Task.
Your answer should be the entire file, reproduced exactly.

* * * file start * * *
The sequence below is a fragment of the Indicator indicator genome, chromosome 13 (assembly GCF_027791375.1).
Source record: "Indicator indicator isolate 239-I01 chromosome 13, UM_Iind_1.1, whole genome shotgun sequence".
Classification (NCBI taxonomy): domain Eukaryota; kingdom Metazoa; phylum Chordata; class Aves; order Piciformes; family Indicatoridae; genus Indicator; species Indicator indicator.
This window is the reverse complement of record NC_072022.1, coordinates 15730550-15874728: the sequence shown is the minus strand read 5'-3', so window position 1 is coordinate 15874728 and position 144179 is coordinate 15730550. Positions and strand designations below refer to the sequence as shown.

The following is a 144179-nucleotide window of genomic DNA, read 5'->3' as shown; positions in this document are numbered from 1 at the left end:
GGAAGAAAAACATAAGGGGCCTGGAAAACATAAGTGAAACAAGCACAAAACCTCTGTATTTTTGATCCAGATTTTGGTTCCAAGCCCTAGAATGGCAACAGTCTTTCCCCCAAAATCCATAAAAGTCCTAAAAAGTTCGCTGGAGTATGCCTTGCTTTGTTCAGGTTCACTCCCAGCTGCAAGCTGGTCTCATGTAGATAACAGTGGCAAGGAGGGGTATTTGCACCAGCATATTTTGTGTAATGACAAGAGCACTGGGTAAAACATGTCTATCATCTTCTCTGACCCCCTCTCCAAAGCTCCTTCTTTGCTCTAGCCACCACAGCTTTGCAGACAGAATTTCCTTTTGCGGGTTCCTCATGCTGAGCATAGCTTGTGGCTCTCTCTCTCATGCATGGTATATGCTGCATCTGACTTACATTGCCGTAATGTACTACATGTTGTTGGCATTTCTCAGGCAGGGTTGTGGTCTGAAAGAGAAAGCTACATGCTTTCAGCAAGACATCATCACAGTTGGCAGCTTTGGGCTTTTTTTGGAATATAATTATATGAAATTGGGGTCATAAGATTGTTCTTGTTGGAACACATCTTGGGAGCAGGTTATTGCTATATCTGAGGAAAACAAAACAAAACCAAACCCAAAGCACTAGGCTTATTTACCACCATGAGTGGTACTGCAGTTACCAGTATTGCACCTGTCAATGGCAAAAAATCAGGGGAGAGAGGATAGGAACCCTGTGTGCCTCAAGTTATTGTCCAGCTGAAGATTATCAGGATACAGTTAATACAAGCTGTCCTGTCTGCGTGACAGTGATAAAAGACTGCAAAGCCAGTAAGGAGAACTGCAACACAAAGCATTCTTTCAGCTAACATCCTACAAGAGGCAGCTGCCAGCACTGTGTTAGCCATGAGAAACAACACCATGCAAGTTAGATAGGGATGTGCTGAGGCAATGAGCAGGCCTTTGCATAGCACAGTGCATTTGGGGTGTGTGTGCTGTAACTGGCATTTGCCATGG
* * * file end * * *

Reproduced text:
The sequence below is a fragment of the Indicator indicator genome, chromosome 13 (assembly GCF_027791375.1).
Source record: "Indicator indicator isolate 239-I01 chromosome 13, UM_Iind_1.1, whole genome shotgun sequence".
Classification (NCBI taxonomy): domain Eukaryota; kingdom Metazoa; phylum Chordata; class Aves; order Piciformes; family Indicatoridae; genus Indicator; species Indicator indicator.
This window is the reverse complement of record NC_072022.1, coordinates 15730550-15874728: the sequence shown is the minus strand read 5'-3', so window position 1 is coordinate 15874728 and position 144179 is coordinate 15730550. Positions and strand designations below refer to the sequence as shown.

The following is a 144179-nucleotide window of genomic DNA, read 5'->3' as shown; positions in this document are numbered from 1 at the left end:
GGAAGAAAAACATAAGGGGCCTGGAAAACATAAGTGAAACAAGCACAAAACCTCTGTATTTTTGATCCAGATTTTGGTTCCAAGCCCTAGAATGGCAACAGTCTTTCCCCCAAAATCCATAAAAGTCCTAAAAAGTTCGCTGGAGTATGCCTTGCTTTGTTCAGGTTCACTCCCAGCTGCAAGCTGGTCTCATGTAGATAACAGTGGCAAGGAGGGGTATTTGCACCAGCATATTTTGTGTAATGACAAGAGCACTGGGTAAAACATGTCTATCATCTTCTCTGACCCCCTCTCCAAAGCTCCTTCTTTGCTCTAGCCACCACAGCTTTGCAGACAGAATTTCCTTTTGCGGGTTCCTCATGCTGAGCATAGCTTGTGGCTCTCTCTCTCATGCATGGTATATGCTGCATCTGACTTACATTGCCGTAATGTACTACATGTTGTTGGCATTTCTCAGGCAGGGTTGTGGTCTGAAAGAGAAAGCTACATGCTTTCAGCAAGACATCATCACAGTTGGCAGCTTTGGGCTTTTTTTGGAATATAATTATATGAAATTGGGGTCATAAGATTGTTCTTGTTGGAACACATCTTGGGAGCAGGTTATTGCTATATCTGAGGAAAACAAAACAAAACCAAACCCAAAGCACTAGGCTTATTTACCACCATGAGTGGTACTGCAGTTACCAGTATTGCACCTGTCAATGGCAAAAAATCAGGGGAGAGAGGATAGGAACCCTGTGTGCCTCAAGTTATTGTCCAGCTGAAGATTATCAGGATACAGTTAATACAAGCTGTCCTGTCTGCGTGACAGTGATAAAAGACTGCAAAGCCAGTAAGGAGAACTGCAACACAAAGCATTCTTTCAGCTAACATCCTACAAGAGGCAGCTGCCAGCACTGTGTTAGCCATGAGAAACAACACCATGCAAGTTAGATAGGGATGTGCTGAGGCAATGAGCAGGCCTTTGCATAGCACAGTGCATTTGGGGTGTGTGTGCTGTAACTGGCATTTGCCATGG